Asia-Pacific

Sri Lanka political showdown looms

Sri Lanka's parliament has passed a no-confidence vote against the government headed by Mahinda Rajapaksa.

Sri Lanka's parliament has passed a no-confidence vote against the government headed by Mahinda Rajapaksa, a former strongman hastily sworn in as prime minister last month.

The motion brought on Wednesday morning by the leader of an opposition party could mean that Rajapaksa will have to resign his post.

"Democracy has prevailed by passing of the no confidence motion," Sajith Premadasa, a member of parliament for the opposition United National Party (UNP) said.

Dinesh Gunawardena, a minister of Rajapaksa's government, claimed the speaker was acting against common parliamentary practice and therefore the passing of the no-confidence motion was "illegal."

Parliament convened for the first time since October 27, when President Maithripala Sirisena suspended the legislature after firing the sitting prime minister Ranil Wickremesingh and cabinet in a power struggle and plunging the nation into a crisis.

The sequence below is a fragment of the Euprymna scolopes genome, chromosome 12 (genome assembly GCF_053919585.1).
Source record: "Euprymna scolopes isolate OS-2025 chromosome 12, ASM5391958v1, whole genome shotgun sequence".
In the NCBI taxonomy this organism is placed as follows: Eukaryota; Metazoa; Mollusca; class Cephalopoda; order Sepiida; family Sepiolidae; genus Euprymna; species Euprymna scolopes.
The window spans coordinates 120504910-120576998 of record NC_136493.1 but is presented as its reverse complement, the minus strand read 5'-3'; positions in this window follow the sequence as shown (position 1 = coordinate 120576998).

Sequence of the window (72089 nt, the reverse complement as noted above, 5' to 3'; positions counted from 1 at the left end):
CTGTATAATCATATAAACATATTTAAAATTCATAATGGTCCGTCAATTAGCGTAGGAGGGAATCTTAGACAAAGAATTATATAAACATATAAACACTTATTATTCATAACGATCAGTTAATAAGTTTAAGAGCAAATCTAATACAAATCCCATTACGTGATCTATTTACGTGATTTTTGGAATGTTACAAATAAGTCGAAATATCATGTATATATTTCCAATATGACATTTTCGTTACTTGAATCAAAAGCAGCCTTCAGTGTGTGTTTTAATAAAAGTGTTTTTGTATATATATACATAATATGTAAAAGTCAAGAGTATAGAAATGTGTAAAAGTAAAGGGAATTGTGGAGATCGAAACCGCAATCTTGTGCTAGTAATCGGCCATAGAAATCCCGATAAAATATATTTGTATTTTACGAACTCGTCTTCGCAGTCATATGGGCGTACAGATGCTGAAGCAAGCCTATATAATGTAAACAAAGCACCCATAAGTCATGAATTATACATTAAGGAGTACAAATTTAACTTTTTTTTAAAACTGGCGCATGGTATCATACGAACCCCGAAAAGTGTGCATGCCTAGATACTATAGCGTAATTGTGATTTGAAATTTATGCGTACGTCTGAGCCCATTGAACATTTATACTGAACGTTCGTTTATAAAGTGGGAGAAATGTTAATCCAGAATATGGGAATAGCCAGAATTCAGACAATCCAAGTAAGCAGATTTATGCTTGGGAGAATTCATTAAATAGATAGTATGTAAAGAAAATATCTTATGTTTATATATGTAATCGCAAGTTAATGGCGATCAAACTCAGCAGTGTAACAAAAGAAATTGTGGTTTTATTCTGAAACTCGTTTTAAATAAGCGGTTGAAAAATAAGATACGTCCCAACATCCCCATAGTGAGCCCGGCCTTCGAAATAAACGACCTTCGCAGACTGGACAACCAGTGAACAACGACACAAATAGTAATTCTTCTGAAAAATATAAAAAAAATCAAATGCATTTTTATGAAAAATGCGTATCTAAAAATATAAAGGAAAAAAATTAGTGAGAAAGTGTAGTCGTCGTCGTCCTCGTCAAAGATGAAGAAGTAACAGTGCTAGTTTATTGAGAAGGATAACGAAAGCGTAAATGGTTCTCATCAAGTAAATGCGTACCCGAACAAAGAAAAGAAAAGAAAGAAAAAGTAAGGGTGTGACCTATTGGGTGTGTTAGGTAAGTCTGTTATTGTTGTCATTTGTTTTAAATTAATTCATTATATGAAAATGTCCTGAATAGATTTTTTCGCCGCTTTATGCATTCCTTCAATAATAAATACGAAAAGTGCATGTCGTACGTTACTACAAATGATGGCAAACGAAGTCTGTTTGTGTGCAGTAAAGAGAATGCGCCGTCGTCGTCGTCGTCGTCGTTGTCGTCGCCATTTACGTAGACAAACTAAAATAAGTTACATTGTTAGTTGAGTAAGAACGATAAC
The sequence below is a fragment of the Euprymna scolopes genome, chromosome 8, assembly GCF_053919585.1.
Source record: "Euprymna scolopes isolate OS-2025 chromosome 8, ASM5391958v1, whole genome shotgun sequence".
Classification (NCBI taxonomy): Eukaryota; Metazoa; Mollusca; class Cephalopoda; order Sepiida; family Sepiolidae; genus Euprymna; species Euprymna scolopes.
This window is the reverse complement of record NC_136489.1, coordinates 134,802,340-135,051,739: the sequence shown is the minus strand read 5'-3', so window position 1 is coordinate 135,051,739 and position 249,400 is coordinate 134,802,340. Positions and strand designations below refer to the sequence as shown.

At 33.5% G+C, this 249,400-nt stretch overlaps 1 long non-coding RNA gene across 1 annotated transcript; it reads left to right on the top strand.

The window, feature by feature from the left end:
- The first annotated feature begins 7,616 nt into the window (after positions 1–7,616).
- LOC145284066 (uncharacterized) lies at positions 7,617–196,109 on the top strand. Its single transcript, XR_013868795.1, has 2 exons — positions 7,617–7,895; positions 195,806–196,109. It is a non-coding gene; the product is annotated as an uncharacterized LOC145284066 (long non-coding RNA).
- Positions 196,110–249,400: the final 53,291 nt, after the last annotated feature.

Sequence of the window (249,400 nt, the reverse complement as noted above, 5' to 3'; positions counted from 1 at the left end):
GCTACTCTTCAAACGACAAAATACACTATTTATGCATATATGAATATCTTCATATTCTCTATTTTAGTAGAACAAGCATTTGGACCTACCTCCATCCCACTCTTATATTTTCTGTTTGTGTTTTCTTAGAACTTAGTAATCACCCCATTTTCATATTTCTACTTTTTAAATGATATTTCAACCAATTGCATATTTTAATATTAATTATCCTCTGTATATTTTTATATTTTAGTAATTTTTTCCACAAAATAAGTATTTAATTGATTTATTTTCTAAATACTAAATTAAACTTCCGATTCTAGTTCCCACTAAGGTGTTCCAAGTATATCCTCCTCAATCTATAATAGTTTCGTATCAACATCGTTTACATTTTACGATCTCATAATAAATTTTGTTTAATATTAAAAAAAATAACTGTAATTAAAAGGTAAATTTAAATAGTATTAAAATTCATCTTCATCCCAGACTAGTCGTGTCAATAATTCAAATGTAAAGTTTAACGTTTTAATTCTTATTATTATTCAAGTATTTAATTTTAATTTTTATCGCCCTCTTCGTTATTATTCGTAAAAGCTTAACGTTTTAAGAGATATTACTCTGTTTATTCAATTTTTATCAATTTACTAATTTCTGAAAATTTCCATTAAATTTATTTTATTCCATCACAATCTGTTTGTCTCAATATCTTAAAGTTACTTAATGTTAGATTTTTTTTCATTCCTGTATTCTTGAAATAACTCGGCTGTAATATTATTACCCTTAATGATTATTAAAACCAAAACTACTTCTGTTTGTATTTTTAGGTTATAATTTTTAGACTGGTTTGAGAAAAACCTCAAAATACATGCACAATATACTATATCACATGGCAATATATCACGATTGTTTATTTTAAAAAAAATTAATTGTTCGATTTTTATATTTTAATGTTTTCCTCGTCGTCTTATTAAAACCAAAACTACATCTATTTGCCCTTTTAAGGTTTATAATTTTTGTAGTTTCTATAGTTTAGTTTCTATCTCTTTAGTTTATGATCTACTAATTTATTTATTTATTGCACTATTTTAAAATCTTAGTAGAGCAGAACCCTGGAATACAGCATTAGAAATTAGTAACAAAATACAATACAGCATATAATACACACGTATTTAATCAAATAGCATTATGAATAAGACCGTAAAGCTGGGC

Wickremesinghe's party is calling on Rajapaksa and his newly appointed cabinet to step down.

Wickremesinghe insists his party has the support of more than the required majority of 113 members in the 225-seat parliament.

Sirisena initially claimed his party could prove the new PM Rajapaksa had the support of more than 113 members, but party members later conceded they do not have the numbers.

Sirisena was elected as president in 2015 largely due to the support of the UNP and went on to form a coalition government with Wickremesinghe.

But Sirisena later fell out with Wickremesinghe, claiming his party was corrupt, was selling state ventures to foreign companies and even plotting to assassinate him.

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